How to Whiz Through Home Improvements


Even the simplest-sounding jobs can cause chaos when it comes to home improvements. Taking a logical, structured approach to organising any DIY task will help you get the job done quicker and with a lot less stress.

Decide What You Want

This process might not be quite as easy as it sounds. There’s so much choice that pinning down exactly what you want, beyond a vague notion of updating the d├ęcor or freshening up your accessories and accents, can be surprisingly tough.

Creating a mood board might help. At a basic level, this is no more than a place to gather ideas for colours, styles, concepts, or furnishings that build on a central theme. You could have a physical board where you pin actual samples of fabrics or wallpapers along with paint colours that show what you want to create. Or it could be a digital version, and this might be easier to maintain, especially as you can take photos of items in shops or copy images found online.

At this stage of your home improvement project, try not to get too fixed on how to achieve the look you want. Keeping an open mind lets you adopt new ideas or make connections between colours and styles you might otherwise miss. It also gives you some flexibility when you’re ready to start buying. Unless you can get bespoke items made, it’s very hard to match what’s in the real world with the vision in your mind’s eye.

Gather Materials

Once you have a solid idea about how you’ll make your vision a reality, it’s time to start scouting out the actual materials you’ll need.

Give yourself plenty of time for this so you can have a good around, visiting brick and mortar shops as well as searching online. When you spot a bargain or the perfect items, snap it up straight away even if it feels like you’re not quite ready to use it yet. If storage is a problem, consider renting a self storage room to stow your haul. It’s liberating knowing you can store whatever you need to without cluttering up rooms at home.

Carry your mood board with you all the time. Of course, you can’t cart a big, physical board around with you, but you can take a quick photo and have that on your phone so you can make sure potential purchases are really what you’re looking for.

Organise Workflow

This can be the step that stalls many a home improvement project. Even just painting the walls can create a shocking amount of disruption all over the house if you’re not prepared and organised.

You need to think about the logistics:
  • How to make space to work.
  • Where to put items for safekeeping while work is ongoing.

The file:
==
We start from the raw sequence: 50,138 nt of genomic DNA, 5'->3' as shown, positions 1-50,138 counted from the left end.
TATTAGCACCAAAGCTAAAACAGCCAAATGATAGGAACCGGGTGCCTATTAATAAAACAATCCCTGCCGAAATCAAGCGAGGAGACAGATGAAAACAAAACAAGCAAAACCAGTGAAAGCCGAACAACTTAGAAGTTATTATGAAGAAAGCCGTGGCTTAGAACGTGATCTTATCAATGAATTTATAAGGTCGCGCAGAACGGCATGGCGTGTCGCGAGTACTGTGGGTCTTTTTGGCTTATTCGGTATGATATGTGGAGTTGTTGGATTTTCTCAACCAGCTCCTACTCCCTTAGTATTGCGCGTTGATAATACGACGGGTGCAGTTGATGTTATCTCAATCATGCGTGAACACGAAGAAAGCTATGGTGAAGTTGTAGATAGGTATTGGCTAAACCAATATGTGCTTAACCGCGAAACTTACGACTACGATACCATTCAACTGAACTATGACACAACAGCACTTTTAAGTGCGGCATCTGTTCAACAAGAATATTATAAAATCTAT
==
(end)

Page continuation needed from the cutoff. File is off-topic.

• Where and how to arrange tools so they’re handy when you need them, especially big items like ladders and pasting tables.
  • How you’ll make time to finish the work.
  • How long you expect the job to take.

You also need to factor in the timings for any jobs you can’t do yourself, such as plumbing or electrics that need professional, safe installation. Your schedule will depend on trade people’s availability.

If it’s possible, any job will be easier and get completed faster if you can work in an empty room. If you have a storage unit, it’s much easier to pack up valuables and furnishings so you can move them out and into safety. Taking a bit of time to clear the room saves a lot of frustration that comes from constantly having to shift things to make room to work.

Be realistic about how long the job will take and consider whether you need time off work to get it done. It’s easy to think you’ll do a couple of hours in the evening after work, but very hard to get up and at it after a long day, especially if you also have kids to look after.

Maybe you could get childcare help from family or arrange a block of days off that you could dedicate to the project. It might create less family friction to get it all done at once than to drag it out over several weeks or months. Kitchen and bathroom renovations can be especially tricky to plan around family life.

Enjoy the Process

While organisation and planning are important to help home improvements go well, so is accepting that things don’t always go according to plan. Expecting the unexpected can help reduce stress when things go awry.
  • Maybe the plumber had to change dates, so everything gets put on hold.
  • Maybe you forgot to buy something despite making lists and being logical.
  • Maybe you fall ill.
  • Maybe there’s an emergency at work and your leave is cancelled.

There are all sorts of reasons a job can go wrong, so making contingency plans can help. Unless a mishap actually brings the house down, things will come right in the end. Try not to stress but enjoy the journey and reward of a well-planned and finally finished home improvement project.

*This is a collaborative post*

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